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Blue Book Looks a Little Gray

The DOE’s annual 600-plus-page Enrollment–Capacity–Utilization Report 2009-10, universally known as the Blue Book, is the official word on how much space is available in every school in the city. But the results of an audit released today by the city comptroller show that the Blue Book data is inaccurate.

The particulars are a little technical, but the impact is not. The DOE uses the Blue Book to decide on co-locations. It is also used to assign students to a building, add grades, bring in special education programs, and determine the multi-billion-dollar capital spending plan.

But in 23 percent of school rooms that auditors checked on, the Blue Book either gave the wrong size or the wrong function. For example, the room was described as a resource room but was really being used as an office, or the room was reportedly big enough for 28 kids when actually it could only hold 20.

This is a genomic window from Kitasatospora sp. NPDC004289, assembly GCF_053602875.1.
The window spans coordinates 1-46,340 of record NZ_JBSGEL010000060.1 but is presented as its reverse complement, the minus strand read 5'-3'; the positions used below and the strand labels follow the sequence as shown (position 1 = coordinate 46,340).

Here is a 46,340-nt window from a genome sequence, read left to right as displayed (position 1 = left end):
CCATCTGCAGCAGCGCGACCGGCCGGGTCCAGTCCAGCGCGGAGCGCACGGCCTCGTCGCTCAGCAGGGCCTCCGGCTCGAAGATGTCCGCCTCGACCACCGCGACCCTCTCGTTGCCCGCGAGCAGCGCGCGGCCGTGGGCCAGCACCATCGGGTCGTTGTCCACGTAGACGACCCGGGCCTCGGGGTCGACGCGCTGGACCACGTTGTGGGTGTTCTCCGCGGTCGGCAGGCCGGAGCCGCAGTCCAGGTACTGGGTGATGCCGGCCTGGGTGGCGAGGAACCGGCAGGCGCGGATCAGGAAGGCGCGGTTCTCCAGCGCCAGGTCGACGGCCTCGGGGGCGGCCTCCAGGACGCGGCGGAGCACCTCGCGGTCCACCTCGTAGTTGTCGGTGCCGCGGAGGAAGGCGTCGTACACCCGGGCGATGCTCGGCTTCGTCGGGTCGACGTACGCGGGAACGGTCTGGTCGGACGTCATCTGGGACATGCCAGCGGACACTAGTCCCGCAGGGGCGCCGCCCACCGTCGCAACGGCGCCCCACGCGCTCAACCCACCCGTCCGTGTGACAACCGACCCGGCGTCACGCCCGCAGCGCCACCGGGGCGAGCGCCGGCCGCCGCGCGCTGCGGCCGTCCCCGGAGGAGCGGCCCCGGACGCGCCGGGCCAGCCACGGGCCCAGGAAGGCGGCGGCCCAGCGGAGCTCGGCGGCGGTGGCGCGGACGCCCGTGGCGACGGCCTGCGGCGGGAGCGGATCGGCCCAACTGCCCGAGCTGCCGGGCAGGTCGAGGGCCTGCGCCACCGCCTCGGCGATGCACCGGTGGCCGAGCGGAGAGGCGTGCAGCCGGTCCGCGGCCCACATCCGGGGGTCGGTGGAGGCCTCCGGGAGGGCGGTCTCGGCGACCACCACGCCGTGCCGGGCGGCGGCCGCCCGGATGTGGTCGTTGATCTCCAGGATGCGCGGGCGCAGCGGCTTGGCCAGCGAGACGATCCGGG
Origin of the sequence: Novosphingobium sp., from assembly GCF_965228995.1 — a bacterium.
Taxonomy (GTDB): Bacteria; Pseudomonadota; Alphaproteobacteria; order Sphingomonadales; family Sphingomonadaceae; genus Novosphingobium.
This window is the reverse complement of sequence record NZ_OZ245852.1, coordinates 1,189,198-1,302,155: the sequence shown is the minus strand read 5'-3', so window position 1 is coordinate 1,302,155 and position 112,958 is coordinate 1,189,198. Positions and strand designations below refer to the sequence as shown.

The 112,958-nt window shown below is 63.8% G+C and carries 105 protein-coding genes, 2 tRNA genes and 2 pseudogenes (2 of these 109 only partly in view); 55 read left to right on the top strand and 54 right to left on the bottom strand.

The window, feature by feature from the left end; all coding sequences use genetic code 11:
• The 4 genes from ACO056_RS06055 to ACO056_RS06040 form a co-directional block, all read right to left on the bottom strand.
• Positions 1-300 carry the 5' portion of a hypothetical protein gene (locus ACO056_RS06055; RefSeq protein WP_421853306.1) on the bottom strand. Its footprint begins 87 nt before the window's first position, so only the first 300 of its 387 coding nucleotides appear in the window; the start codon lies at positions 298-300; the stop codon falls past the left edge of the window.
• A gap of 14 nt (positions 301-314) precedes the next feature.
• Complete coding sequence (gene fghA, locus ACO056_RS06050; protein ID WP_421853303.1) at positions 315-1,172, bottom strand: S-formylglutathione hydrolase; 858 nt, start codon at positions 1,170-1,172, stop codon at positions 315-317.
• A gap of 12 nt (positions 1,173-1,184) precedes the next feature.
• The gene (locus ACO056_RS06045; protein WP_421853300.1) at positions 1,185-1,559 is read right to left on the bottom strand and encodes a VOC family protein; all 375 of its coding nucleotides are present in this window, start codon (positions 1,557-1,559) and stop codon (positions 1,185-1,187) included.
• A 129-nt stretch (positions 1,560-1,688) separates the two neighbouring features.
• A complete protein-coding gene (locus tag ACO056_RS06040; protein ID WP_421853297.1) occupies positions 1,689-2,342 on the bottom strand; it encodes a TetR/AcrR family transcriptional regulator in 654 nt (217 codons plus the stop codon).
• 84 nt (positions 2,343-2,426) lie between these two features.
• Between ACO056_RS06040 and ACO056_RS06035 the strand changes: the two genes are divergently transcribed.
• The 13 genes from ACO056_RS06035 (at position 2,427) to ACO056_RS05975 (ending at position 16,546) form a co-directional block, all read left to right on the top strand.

Principals are supposed to collect and report the data, but the auditors concluded that they really don’t know how to do it or how the information is used. Worse, the auditors said, even in schools that the School Construction Authority (the book’s authors) had specially reviewed last year to verify the principals’ findings, the room functions and capacities were still wrong.  And curiously, the net result of the errors is that SCA tends to underestimate how much overcrowding is going on in schools.

Parents, politicians and teachers, who know exactly how crowded a particular school building is, have been citing problems with the Blue Book for a couple of years now. (UFT researchers have literally spent weeks trying to square data in the book with the reality on the ground.) The DOE’s response, in a letter appended to the report is not encouraging: the audit emphasizes “technical reporting errors that have no impact whatsoever on capacity and utilization calculations,” they write.

Really.

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